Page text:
Review: City Theatre's 'Ives' is a compelling tale of sports and music, fathers and daughters
We know Jessica Dickey best as playwright and actor of her one-woman show “The Amish Project,” which she performed at City Theatre in 2011.
Our admiration for her work only increases with “Charles Ives Take Me Home,” directed by Matt Morrow, City's associate artistic director.
This smart, endearing story of fathers and children and how they shape each other's lives is, in a sense, a course in music appreciation mixed with a lesson in sports as an art form. Who knew how closely a basketball play could mimic a violin?
The character of real-life, early 20th century composer Charles Ives narrates the tale of fictional violinist John Starr and daughter Coach Laura Starr.
Father and daughter are equally passionate about seemingly opposite interests — music and basketball. Laura tries to cross the divide, but is rebuffed time and again by a father who refuses to see their connections.
The stage in City's intimate Lester Hamburg Theatre is set simply (by the always reliable Tony Ferrieri) — a locker room bench and blackboard at one end, a wooden chair and piano at the other, where the gym flooring curves up, sweeping into the air like — dare we say? — a piece of fine music.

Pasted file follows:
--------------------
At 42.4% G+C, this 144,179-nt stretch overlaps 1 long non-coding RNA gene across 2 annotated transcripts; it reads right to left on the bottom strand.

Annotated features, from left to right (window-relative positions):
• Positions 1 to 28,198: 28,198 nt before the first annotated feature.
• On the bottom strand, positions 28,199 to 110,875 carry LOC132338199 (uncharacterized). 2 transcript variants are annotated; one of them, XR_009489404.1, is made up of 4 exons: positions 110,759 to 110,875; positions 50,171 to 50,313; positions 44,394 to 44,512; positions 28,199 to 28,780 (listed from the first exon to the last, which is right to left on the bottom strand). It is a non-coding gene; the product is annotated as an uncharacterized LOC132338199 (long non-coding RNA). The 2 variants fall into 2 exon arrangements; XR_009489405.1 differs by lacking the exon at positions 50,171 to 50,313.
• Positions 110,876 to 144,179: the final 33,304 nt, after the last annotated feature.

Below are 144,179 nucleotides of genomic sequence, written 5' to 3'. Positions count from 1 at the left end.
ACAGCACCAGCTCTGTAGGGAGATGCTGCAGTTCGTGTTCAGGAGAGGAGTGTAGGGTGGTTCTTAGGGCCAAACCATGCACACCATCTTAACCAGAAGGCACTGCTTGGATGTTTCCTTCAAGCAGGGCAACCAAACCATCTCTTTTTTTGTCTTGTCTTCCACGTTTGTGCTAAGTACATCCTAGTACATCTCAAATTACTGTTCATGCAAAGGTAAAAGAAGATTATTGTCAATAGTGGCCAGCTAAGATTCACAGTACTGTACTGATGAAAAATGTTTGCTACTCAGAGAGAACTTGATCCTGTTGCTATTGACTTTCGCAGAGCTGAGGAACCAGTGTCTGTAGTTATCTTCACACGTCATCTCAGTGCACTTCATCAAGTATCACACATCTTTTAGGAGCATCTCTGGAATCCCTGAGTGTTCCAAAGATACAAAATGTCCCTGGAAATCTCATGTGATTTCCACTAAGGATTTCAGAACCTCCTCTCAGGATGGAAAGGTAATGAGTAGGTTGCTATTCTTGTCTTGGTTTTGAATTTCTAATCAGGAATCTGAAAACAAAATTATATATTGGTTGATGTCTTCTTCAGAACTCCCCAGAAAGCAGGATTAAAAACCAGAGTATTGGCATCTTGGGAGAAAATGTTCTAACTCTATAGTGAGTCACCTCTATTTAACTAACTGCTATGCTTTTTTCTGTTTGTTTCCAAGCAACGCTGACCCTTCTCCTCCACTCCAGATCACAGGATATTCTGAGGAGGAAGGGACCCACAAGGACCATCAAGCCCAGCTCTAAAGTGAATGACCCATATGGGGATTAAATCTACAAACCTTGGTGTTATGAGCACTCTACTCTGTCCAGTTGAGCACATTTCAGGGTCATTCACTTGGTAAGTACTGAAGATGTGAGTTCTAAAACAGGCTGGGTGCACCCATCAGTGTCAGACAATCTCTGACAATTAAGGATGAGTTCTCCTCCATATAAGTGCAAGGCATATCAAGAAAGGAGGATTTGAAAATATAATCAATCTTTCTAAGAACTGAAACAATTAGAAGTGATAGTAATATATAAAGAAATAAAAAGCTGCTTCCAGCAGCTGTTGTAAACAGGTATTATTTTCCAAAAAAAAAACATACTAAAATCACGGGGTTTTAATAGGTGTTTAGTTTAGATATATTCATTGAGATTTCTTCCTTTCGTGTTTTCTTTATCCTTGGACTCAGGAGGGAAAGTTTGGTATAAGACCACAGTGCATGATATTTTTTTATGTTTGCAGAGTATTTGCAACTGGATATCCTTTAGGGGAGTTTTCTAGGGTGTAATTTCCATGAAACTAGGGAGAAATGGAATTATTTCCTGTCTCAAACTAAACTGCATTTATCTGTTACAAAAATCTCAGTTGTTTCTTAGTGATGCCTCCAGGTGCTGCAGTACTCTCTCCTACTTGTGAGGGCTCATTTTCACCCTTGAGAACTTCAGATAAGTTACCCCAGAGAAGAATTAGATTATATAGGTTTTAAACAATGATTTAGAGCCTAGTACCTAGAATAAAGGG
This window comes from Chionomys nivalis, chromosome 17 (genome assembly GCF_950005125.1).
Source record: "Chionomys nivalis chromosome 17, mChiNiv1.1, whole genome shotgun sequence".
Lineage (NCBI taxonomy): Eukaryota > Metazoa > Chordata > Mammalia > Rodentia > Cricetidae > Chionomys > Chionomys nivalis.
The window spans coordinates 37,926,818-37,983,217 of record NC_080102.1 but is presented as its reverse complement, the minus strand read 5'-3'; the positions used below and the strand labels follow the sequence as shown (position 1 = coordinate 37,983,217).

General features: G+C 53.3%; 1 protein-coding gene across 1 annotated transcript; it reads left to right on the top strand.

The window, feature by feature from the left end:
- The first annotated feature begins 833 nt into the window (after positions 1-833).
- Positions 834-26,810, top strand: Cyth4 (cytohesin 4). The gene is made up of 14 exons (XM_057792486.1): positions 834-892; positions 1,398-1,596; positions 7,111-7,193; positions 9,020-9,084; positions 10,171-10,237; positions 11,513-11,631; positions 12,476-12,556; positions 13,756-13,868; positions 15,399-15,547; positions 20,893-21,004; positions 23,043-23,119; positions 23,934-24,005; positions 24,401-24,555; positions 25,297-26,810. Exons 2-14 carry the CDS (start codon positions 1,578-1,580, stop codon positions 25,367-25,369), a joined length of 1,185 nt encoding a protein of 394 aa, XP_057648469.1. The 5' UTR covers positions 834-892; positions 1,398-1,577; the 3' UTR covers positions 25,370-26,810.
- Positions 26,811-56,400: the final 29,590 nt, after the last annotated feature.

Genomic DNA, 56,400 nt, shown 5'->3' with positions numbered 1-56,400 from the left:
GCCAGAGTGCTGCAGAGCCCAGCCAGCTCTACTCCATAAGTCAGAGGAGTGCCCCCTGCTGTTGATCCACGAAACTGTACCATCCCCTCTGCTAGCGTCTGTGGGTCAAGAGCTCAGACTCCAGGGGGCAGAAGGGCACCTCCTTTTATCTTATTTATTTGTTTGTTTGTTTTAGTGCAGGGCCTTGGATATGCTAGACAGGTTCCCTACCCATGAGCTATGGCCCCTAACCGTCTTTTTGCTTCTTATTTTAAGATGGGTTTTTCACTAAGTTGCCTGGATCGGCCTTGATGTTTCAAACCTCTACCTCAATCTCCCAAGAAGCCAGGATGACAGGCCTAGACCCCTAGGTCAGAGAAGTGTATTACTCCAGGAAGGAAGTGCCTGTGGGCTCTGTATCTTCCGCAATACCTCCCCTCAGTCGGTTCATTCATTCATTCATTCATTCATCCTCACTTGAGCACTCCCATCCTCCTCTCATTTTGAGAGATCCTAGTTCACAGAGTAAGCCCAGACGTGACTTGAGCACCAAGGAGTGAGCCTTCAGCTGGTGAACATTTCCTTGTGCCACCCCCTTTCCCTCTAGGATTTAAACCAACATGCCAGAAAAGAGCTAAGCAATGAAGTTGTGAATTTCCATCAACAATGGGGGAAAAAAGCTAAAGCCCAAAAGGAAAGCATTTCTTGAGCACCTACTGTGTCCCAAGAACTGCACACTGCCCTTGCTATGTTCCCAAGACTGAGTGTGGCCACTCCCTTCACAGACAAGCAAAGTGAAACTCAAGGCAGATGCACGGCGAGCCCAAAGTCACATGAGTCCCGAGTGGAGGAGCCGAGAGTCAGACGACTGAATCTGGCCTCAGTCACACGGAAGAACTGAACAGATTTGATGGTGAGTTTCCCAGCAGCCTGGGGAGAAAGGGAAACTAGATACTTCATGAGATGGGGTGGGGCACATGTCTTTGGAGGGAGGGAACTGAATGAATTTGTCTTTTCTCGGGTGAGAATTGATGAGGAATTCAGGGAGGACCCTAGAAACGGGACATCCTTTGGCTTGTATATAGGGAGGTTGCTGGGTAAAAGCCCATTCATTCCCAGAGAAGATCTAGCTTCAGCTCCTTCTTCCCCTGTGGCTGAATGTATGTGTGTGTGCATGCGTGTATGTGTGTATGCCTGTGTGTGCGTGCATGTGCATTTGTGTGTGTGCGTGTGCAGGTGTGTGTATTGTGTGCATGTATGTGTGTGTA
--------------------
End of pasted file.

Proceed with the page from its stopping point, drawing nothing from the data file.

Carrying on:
We meet grown-up Laura (Tressa Glover, who shows a remarkable range as the tough coach, vulnerable teen and energetic child) prepping the Jerome High School girls team for the second half of their first game. Laura paces, lectures, pushes them to dive for the ball, to play “unreasonably.” “That is what we are here for,” she says. “That is the art.”
The young Laura visits her divorced dad on scheduled weekends. John (the powerful Drew McVety, reprising the role he originated off-Broadway at Rattlestick Playwrights Theater) carries a grudge. He thinks he hides it. He gave up the best years of his Juilliard training and turned down an offer to join a prestigious European symphony because of his daughter.
But despite the sacrifice, he devotes more attention to his music than to understanding Laura. He hates sports; his own father was a gym coach who dragged the unwilling John to games. “My father was the opposite of music,” he says.
John attempts to teach the youthful Laura music terminology. He demonstrates with his violin — pizzicato, tremolo, crescendo — but misses the insightful way she imitates the sounds with her basketball.
As an older Laura tries to help her father with advice to make him happier, John responds with bitterness: “Music is my life. Music is my joy, my deep. Music is the only home I have.”
Ives (played by James Fitzergerald with teasing humor and kindness) is John's former teacher. Ives is his idol and favorite composer. Ives loves sports and music. He recognizes and revels in their patterns and similarities. But his lessons are lost on John.
This wonderful, yet heartbreaking story spins as assuredly as a player pivoting with a ball. There are no fumbles, no false notes. Until the buzzer sounds — have a tissue ready — and finissimo.
Sally Quinn is deputy managing editor for features. She can be reached at 412-320-7885 or firstname.lastname@example.org.